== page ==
• EVANS:  Wales (Montgomeryshire) 1700-1900 & Ohio (Franklin & Cuyahoga Co.) 1840-present
  • FLACK:  Northern Ireland (County Antrim) 1800-1930
  • HART:  Connecticut (Hartford Co.) to 1800, Massachusetts (Berkshire Co.) 1790-1850 & Ohio (Portage Co.) 1840-1900
  • IVES:  Connecticut (New Haven Co.) 1700-1810, New York (Onondaga Co.) 1800-1830 & Ohio (Ashland & Geauga Co.) 1825-1900
  • LOCKE:  Connecticut (Merrimack Co.) to 1850
  • LUCAS:  Ohio (Muskingham & Licking Co.) 1790-1890
  • MATTHEWS:  Connecticut (Hartford Co.) 1730-1810
  • PARKER:  Ontario, Canada (Brampton) by 1860 & Ohio (Geauga Co.) to 1930
  • SANBORN:  New Hampshire (Rockingham & Merrimack Co.) 1700-1850 & Ohio (Ashland Co.) 1835-1960
  • SMITH:  New Hampshire (Rockingham & Belknap Co.) 1730-1850 & Ohio (Ashland Co.) 1830-1920
  • TUTTLE:  Ohio (Holmes & Knox Co.) 1800-1930 

And now for the Most Wanted Ancestor:
  • The father of Fitch BISHOP. Fitch was born in August 1811, probably in Massachusetts. He married Sarah Ann BARNUM in 1835 in Sheffield, Berkshire Co., Mass. By 1840 they had settled in Portage Co., Ohio and started a family that would remain there for five generations. But who were Fitch’s parents? It’s possible that his given name was originally a family surname, so I have been looking for a BISHOP-FITCH marriage. One census record gave his birthplace as New York. Assuming Fitch was not dropped out of the sky by aliens, his parents must be waiting to be found somewhere.

If you’re researching any of the family lines listed above, I’d love to hear from you. It’s always great to make new connections and meet potential cousins. Please leave a comment below or email me at sbishop(at)aSenseofFamily(dot)com.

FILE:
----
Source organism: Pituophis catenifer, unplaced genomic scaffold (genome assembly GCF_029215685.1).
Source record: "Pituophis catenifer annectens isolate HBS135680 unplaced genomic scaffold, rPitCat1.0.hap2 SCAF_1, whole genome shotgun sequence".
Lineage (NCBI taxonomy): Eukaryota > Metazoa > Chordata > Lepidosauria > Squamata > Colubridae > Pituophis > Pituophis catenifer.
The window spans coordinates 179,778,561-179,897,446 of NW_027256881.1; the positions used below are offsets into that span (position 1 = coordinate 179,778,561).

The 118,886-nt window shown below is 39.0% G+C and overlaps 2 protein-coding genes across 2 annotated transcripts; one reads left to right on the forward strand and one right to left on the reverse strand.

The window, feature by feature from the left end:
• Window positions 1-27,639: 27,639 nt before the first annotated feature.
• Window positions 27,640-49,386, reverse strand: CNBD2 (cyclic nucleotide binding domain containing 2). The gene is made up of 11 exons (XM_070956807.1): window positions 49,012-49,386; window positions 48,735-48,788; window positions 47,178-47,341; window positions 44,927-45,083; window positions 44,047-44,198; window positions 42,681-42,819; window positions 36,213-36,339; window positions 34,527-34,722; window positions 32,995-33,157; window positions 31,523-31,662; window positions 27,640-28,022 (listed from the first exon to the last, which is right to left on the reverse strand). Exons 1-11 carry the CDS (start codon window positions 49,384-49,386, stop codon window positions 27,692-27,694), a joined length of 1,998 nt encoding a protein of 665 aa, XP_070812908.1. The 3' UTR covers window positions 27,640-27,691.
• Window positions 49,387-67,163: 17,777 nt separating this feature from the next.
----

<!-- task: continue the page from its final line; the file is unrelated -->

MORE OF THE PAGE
Related Posts:

November 24, 2011

Happy Thanksgiving to You and You and You...

Today I’m thankful for my family, my friends old and new, and the many blessings of health and home that I enjoy. I’m thankful too for the enthusiasm, camaraderie, and generosity I’ve found in the genealogical community, in person and online. And I’m thankful for you, my dear readers—for all your encouragement and continuing interest in the stories of my family history. I hope each of you has a Thanksgiving Day stuffed with blessings and the happiest of holiday seasons ahead!

November 19, 2011

Names, Places, and Most Wanted Faces 1: Surname Saturday

Thomas MacEntee has invited bloggers to post their “Names, Places, and Most Wanted Faces” for other researchers to see, and I’m happy to participate. You can read about how the meme started on Thomas’ blog, Destination: Austin Family. In a nutshell, here are the guidelines:

1. List your surnames in alphabetical order as follows:
    [SURNAME]: State/province (county/subdivision), date range
2. At the end, list your most wanted ancestor with details.